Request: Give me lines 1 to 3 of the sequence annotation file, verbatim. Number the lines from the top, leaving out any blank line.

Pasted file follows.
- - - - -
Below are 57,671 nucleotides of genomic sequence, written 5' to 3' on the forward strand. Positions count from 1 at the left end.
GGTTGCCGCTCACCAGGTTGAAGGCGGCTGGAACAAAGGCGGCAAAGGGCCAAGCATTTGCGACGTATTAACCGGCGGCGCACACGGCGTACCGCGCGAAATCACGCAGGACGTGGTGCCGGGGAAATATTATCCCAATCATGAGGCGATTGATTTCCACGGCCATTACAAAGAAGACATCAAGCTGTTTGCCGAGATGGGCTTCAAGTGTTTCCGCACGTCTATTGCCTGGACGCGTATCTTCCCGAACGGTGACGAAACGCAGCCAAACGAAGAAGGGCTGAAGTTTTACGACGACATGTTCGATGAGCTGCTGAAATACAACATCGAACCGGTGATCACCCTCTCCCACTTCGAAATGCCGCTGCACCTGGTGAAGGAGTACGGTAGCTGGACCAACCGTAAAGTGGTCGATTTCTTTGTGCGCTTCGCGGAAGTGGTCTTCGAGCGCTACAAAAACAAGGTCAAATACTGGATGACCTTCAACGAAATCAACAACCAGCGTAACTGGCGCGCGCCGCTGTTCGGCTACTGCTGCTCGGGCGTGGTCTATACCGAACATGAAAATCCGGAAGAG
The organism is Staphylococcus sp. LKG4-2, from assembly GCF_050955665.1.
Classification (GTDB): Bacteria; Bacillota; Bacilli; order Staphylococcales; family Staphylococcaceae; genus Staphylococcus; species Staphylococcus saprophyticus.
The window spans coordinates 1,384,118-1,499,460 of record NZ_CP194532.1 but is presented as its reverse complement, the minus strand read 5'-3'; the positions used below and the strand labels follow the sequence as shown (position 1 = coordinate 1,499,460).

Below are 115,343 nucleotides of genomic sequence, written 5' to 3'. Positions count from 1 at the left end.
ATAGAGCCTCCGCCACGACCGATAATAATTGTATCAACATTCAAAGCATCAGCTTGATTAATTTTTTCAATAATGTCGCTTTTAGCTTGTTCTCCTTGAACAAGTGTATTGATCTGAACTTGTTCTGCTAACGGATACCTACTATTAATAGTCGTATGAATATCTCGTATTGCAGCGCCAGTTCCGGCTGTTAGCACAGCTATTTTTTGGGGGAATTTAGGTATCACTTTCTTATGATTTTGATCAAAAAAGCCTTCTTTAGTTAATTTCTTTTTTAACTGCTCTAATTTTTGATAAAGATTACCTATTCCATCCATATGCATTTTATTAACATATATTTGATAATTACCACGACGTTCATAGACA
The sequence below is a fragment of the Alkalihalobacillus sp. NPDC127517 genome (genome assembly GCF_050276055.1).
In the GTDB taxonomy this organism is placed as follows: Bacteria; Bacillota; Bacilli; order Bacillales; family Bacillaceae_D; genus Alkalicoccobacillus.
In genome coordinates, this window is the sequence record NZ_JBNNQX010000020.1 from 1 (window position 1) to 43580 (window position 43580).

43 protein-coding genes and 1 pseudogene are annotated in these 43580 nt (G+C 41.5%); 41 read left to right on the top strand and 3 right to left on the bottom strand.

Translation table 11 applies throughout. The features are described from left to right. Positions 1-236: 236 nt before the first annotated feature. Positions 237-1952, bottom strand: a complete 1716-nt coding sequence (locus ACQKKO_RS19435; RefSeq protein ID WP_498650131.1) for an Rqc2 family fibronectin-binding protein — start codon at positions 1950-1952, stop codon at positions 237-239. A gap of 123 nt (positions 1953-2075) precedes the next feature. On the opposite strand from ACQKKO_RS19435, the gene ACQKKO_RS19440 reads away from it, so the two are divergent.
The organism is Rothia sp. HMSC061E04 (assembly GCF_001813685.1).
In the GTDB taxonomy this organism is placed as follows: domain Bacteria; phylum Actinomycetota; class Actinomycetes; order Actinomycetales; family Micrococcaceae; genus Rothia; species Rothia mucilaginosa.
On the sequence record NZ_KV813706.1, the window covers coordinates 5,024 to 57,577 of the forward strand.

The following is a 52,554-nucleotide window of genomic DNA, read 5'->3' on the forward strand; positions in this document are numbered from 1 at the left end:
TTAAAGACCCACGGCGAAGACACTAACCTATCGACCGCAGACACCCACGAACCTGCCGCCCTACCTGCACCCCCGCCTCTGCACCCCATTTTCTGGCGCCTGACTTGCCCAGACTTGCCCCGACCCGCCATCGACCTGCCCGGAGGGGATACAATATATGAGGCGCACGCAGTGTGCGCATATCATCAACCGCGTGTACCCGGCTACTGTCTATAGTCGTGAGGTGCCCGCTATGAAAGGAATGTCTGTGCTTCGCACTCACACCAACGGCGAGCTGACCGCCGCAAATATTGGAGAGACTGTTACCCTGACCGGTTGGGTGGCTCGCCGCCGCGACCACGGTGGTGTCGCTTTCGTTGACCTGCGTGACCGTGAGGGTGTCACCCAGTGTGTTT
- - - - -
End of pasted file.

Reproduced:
Below are 57,671 nucleotides of genomic sequence, written 5' to 3' on the forward strand. Positions count from 1 at the left end.
GGTTGCCGCTCACCAGGTTGAAGGCGGCTGGAACAAAGGCGGCAAAGGGCCAAGCATTTGCGACGTATTAACCGGCGGCGCACACGGCGTACCGCGCGAAATCACGCAGGACGTGGTGCCGGGGAAATATTATCCCAATCATGAGGCGATTGATTTCCACGGCCATTACAAAGAAGACATCAAGCTGTTTGCCGAGATGGGCTTCAAGTGTTTCCGCACGTCTATTGCCTGGACGCGTATCTTCCCGAACGGTGACGAAACGCAGCCAAACGAAGAAGGGCTGAAGTTTTACGACGACATGTTCGATGAGCTGCTGAAATACAACATCGAACCGGTGATCACCCTCTCCCACTTCGAAATGCCGCTGCACCTGGTGAAGGAGTACGGTAGCTGGACCAACCGTAAAGTGGTCGATTTCTTTGTGCGCTTCGCGGAAGTGGTCTTCGAGCGCTACAAAAACAAGGTCAAATACTGGATGACCTTCAACGAAATCAACAACCAGCGTAACTGGCGCGCGCCGCTGTTCGGCTACTGCTGCTCGGGCGTGGTCTATACCGAACATGAAAATCCGGAAGAG
The organism is Staphylococcus sp. LKG4-2, from assembly GCF_050955665.1.